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Breaking the stigma

My mother is 63-years-old and has suffered from incontinence for a number of years. It first started with her not being able to control her bladder when she was laughing or coughing, but soon it developed into not being able to control her bladder during everyday life.

She has to wear incontinence products and is embarrassed about it. She also has hip/leg problems, so she needs help putting the incontinence product on and taking them off. This is the part that’s usually embarrassing for her, and is something I can understand. It is not a pleasant task, but the more I put her at ease that it’s part of life, the more she seems to be comfortable with the idea.

Last Christmas she came to visit us and on Christmas Eve she called me and said she just peed on the floor in her bedroom. She was very apologetic and of course I asked her why she was not wearing an incontinence product. Her response was that she forgot them at the old-age home where she lives and she didn’t want to be a burden.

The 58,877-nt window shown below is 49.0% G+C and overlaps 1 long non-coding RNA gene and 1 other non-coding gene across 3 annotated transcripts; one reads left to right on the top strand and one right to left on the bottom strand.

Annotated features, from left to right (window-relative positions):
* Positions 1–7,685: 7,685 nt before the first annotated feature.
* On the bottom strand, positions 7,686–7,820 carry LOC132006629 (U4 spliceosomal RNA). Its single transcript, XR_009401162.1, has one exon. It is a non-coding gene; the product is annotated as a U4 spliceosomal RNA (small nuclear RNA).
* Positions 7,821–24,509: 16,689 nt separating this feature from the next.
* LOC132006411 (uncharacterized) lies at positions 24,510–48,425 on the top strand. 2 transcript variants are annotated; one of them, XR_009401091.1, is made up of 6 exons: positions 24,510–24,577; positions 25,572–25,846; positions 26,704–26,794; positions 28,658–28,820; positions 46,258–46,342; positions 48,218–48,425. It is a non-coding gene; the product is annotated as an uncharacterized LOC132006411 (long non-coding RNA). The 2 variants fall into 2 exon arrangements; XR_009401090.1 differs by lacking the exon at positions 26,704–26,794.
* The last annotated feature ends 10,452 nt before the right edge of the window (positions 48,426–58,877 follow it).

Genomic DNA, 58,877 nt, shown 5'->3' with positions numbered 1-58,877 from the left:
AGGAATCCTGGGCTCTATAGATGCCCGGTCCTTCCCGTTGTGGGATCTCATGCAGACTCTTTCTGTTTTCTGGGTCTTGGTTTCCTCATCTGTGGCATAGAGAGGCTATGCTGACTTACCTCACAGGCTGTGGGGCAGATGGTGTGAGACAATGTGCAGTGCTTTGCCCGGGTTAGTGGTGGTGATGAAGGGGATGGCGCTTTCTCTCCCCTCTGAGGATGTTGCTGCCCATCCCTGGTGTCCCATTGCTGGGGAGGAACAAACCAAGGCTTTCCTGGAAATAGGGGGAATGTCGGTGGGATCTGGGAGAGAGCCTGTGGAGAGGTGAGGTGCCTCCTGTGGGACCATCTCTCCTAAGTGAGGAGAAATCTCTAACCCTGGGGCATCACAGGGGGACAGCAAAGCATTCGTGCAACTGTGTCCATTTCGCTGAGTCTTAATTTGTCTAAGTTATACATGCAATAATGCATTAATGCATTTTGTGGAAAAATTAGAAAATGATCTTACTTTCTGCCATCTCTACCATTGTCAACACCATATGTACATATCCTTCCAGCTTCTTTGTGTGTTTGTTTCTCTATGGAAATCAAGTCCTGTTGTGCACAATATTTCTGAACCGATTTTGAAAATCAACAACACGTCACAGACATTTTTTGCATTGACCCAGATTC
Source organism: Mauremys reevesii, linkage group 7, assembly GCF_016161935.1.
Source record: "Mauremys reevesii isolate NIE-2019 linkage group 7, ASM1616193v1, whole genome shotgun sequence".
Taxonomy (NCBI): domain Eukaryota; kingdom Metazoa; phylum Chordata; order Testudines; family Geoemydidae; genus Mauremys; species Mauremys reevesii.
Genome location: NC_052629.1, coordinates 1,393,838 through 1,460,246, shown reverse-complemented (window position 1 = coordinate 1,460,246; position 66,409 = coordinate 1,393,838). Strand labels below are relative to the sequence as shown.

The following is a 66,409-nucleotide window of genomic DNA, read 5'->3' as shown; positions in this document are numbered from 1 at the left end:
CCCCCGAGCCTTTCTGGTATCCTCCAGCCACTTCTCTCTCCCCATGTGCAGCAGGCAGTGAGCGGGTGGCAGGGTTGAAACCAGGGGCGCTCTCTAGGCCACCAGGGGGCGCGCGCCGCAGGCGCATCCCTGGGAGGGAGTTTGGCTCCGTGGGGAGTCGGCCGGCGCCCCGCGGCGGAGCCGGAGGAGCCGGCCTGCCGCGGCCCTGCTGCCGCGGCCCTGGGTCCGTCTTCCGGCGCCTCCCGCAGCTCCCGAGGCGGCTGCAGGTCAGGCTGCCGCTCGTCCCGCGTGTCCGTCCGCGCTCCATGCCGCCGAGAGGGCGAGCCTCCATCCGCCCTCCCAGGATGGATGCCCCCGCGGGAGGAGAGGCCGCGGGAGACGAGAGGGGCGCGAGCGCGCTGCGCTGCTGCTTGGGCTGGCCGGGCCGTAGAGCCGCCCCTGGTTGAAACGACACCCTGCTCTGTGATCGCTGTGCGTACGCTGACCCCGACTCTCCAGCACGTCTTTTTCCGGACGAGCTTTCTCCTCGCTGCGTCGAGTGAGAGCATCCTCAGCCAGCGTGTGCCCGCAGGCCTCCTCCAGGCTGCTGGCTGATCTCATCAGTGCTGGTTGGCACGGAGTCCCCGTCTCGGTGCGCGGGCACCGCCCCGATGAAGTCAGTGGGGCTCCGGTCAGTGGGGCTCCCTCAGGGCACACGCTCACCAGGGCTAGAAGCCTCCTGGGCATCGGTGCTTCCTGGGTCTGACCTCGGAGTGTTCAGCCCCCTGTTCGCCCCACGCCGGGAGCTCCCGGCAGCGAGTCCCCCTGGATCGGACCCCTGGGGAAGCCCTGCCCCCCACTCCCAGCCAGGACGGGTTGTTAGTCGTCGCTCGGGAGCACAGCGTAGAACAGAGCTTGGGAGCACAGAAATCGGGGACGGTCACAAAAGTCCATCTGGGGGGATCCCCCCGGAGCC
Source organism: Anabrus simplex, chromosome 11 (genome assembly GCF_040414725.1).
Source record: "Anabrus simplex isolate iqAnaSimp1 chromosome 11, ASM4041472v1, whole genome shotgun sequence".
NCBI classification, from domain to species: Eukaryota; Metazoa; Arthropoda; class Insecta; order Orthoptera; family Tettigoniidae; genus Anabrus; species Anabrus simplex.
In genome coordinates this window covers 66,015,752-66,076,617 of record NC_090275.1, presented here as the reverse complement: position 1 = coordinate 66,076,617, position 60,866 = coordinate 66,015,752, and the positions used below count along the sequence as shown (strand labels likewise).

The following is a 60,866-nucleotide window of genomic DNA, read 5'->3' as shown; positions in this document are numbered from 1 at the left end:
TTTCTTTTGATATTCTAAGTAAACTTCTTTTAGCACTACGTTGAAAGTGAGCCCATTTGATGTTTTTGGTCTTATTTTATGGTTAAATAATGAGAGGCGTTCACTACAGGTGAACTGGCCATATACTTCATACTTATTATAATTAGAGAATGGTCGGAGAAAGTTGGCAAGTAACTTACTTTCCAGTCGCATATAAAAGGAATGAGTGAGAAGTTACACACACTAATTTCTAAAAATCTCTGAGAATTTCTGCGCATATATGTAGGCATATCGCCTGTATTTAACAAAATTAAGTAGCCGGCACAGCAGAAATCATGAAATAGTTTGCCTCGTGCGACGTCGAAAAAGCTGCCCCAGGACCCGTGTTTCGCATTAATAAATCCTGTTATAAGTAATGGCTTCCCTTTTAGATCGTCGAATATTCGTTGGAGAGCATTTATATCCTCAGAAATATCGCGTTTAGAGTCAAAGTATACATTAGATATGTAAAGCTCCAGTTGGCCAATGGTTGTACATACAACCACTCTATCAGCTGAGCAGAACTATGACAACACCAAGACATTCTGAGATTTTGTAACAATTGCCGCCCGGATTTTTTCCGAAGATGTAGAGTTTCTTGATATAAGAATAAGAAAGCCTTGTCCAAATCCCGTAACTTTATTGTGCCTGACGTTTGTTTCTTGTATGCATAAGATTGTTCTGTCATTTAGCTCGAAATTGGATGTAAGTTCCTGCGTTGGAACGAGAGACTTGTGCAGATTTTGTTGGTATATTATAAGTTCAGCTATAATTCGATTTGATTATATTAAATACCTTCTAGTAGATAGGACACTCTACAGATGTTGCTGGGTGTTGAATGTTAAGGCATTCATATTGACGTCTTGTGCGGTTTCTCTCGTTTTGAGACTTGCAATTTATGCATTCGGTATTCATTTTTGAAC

“I didn’t want you to worry about me,” she said. “I thought I could control it.”

It was very difficult finding a pharmacy that’s open on Christmas Eve, but she was grateful when we eventually came home with the incontinence products. It was an eye-opening experience for me as well. I never knew there are so many products on the market and the impact that incontinence products can have on a person’s life.

There’s also a stigma attached to buying incontinence products; people silently judge you and you can see it in their eyes. But to me that is purely being uncomfortable with the topic. If my mother can live with the condition on a daily basis, surely I can buy some incontinence products and not be embarrassed about it. Incontinence is a medical condition like any other and the more we talk about it, the better.

My mother felt free for the rest of her stay. There was no worrying about laughing or walking about and I could see it was a big relief for her.

“Thanks for the incontinence products” she said as she climbed into the car when we took her home a few days later.

 

“It really improves my quality of life.”

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